The dark side of the moon didn't care about Dawkins and Darwin,
crosses marked the graves of the crew that didn't make it, no longer
marking moral supremacy, hairy chests, and cleavages.
The lost souls of travellers that departed, died
for a number of reasons. Some croaked from g-force
sickness, most starved after the space maggots
ate their supply of Jaffa Cakes.
After a debate they named the new settlement Fraggle Rock,
one of the large moonstones looked like Jim Henson's hand.
In the land of many craters no-one is a puppet,
the strings are cut. When you have nothing tying you up - Saints
become strangers. A sea of unnamed faces in an unforgiving world.
As the first days passed
they came to the bay of Epiphany, a
realisation that there was no food on the moon.
the silver shelled turtle was not uninhabited,
natives queued up to see the pale faces, even
Sagittarius and The Plough dangled down to
catch a glimpse of their starving eyes; hungry frowns.
The Tribes of Selene showed the weary how to use their hands.
Taught them how to fish for asteroids and build
houses out of scrapped lunar landers. They never took
more titanium plating than was needed. The exuberant Mooners
declared a National Holiday,
commercialised cards littered the scene amongst golf balls and shadows;
they had microwavable turkey dinners shipped
from the International Space Station.
The tribes brought with them a cheese platter.
The Strangers knew they'd been right all along.
(Me at the Illuminate guest event 2017, Royal William Yard. Pictures thanks to Heather Sabel)
It seems that November (the ninth month of the Roman Calendar) is a time of remembering things. At the beginning of the month we celebrate Bonfire Night and this weekend it is Remembrance Sunday. Thanksgiving isn't far away, a time of remembering. The UN has a day for remembering road traffic victims. It seems to be a time of reflection. Last night a project inspired by the poppies:wave sculpture on the Plymouth Hoe came to an almighty conclusion. The live performances on the night were stunning and unique and everything good about poetry. Below is my write as Laureate.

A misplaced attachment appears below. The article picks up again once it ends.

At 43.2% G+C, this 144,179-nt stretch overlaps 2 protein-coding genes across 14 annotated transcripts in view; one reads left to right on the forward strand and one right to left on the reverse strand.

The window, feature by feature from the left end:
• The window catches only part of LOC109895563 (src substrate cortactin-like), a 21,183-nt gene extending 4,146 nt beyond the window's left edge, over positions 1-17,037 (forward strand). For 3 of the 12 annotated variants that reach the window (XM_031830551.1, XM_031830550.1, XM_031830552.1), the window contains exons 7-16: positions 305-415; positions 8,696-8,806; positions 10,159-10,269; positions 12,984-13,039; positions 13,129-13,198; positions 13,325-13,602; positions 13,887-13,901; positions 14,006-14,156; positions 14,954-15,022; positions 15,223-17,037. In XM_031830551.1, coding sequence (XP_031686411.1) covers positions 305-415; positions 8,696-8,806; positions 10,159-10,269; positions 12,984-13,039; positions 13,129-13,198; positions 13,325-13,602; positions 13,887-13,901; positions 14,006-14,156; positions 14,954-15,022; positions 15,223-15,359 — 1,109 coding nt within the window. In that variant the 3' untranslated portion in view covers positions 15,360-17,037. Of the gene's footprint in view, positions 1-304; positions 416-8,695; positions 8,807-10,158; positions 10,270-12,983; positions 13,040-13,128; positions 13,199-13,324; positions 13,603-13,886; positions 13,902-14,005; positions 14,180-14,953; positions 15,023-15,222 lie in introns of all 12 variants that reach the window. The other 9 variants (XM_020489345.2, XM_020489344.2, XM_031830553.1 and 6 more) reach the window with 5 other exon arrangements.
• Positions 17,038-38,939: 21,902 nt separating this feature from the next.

I See A Great Hand Reaching Out
His hand reached out like a wave of poppies.
The stains of blood like crushed berries, the
juice of the laboured fruits trickling in the cracks.
Stretched digits clawed at a towering figure above,
a pair of shoulders strapped to an obelisk of flesh.
Intimidation was the first impression but, with the
escaping moments, worries dried and crusted.
When the hands of the pocket-watch cross they
briefly touch, a minute is all they get. His silver fob
dented by a bullet.
Each ear drum burst by the bolero of war. Perforation
had occurred across the whole of his frame, ripped
his pigment from him, colourless cheeks slapped cruelly
by trodden blades.
At the going down of the last supper the commanding
officer tore bread. He wondered if anyone would remember him.
The silence of the field
the horses back to life.
The smoke of the guns
pistol whipped the fog
that had lain in waiting.
His emotions escaped his eyes, glassy combers
that poured out and washed over the tall figure.
The wide gape of his jaws didn't help the words
escape. They remained trapped in his mind along
with all his future plans.
He stared into the face of the cold above.
Looking at the eye of a raven before it picks
your bones clean can fill you with regret. The
glare of the presence mistaken for hunger,
studying closer he saw it as anger.
The figure bent down and revealed herself.
Even yew trees bow when they sink caskets.
Her brow marked with cobalt paint that
flecked into shrapnel, blue shards cast down
adding to the mess. Each speck undressed,
noticing not paint but tears, tears that
left bitter trails.
Swaddled by his damp uniform, she scooped
Him up, nestled him to her chest and carried
him away to the land of the ever-young.
Boots once again stomped upon grasses,
each halm squashed, cut down by her force.
When the heel lifted, a wild flower grew, tender
thing that cast a shadow which engulfed the world.
"Will they never let this happen again?"
Her gaze missed its smile.
"No dear, but they'll remember they haven't
every time they touch your posy."
Thom Boulton is a contemporary free verse poet who lives and performs in the South West, UK. He is Plymouth's current Poet Laureate.